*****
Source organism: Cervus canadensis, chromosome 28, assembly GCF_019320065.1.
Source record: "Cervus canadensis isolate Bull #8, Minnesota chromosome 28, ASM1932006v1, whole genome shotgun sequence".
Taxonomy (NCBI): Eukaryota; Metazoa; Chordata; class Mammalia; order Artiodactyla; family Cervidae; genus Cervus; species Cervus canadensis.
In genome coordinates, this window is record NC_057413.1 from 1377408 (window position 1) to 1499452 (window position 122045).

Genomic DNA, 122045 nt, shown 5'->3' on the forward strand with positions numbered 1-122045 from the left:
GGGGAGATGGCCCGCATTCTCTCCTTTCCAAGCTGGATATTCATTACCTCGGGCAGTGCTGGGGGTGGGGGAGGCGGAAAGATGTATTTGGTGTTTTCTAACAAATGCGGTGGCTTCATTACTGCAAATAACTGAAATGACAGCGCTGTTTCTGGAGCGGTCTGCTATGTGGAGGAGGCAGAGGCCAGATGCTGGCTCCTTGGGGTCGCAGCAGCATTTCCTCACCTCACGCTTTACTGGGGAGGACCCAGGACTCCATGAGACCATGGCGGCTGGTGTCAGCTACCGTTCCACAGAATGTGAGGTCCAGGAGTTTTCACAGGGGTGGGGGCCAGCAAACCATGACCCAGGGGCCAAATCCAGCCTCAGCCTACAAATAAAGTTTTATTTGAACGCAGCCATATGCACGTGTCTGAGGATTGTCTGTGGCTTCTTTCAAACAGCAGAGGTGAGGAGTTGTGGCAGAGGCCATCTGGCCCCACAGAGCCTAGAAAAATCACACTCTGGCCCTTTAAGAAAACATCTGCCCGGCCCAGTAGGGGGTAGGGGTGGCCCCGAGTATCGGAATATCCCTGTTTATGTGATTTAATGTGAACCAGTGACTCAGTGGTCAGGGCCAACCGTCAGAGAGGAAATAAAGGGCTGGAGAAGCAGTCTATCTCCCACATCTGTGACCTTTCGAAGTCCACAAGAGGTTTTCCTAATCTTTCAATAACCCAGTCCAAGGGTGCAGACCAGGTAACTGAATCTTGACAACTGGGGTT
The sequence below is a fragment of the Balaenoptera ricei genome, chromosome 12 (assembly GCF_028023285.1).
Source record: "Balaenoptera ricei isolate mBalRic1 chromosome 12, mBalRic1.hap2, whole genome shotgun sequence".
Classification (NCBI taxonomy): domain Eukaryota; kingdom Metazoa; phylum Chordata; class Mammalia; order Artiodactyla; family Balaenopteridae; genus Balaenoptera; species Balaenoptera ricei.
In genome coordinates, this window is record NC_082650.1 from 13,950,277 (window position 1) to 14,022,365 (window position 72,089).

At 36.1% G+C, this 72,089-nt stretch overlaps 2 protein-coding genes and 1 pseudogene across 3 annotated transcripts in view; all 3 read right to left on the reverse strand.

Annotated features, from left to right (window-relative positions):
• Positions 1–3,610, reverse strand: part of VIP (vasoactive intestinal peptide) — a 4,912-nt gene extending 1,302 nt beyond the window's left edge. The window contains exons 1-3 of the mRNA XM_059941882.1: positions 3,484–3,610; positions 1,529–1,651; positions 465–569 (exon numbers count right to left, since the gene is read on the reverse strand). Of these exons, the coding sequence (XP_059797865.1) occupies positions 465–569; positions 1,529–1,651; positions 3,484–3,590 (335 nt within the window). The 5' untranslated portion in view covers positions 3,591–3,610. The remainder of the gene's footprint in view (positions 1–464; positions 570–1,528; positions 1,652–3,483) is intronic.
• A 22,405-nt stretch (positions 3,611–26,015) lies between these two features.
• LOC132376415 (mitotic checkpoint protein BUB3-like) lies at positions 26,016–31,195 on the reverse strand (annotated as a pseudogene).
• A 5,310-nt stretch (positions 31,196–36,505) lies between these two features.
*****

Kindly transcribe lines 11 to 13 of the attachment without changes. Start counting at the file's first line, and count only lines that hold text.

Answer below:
At 36.1% G+C, this 72,089-nt stretch overlaps 2 protein-coding genes and 1 pseudogene across 3 annotated transcripts in view; all 3 read right to left on the reverse strand.

Annotated features, from left to right (window-relative positions):
• Positions 1–3,610, reverse strand: part of VIP (vasoactive intestinal peptide) — a 4,912-nt gene extending 1,302 nt beyond the window's left edge. The window contains exons 1-3 of the mRNA XM_059941882.1: positions 3,484–3,610; positions 1,529–1,651; positions 465–569 (exon numbers count right to left, since the gene is read on the reverse strand). Of these exons, the coding sequence (XP_059797865.1) occupies positions 465–569; positions 1,529–1,651; positions 3,484–3,590 (335 nt within the window). The 5' untranslated portion in view covers positions 3,591–3,610. The remainder of the gene's footprint in view (positions 1–464; positions 570–1,528; positions 1,652–3,483) is intronic.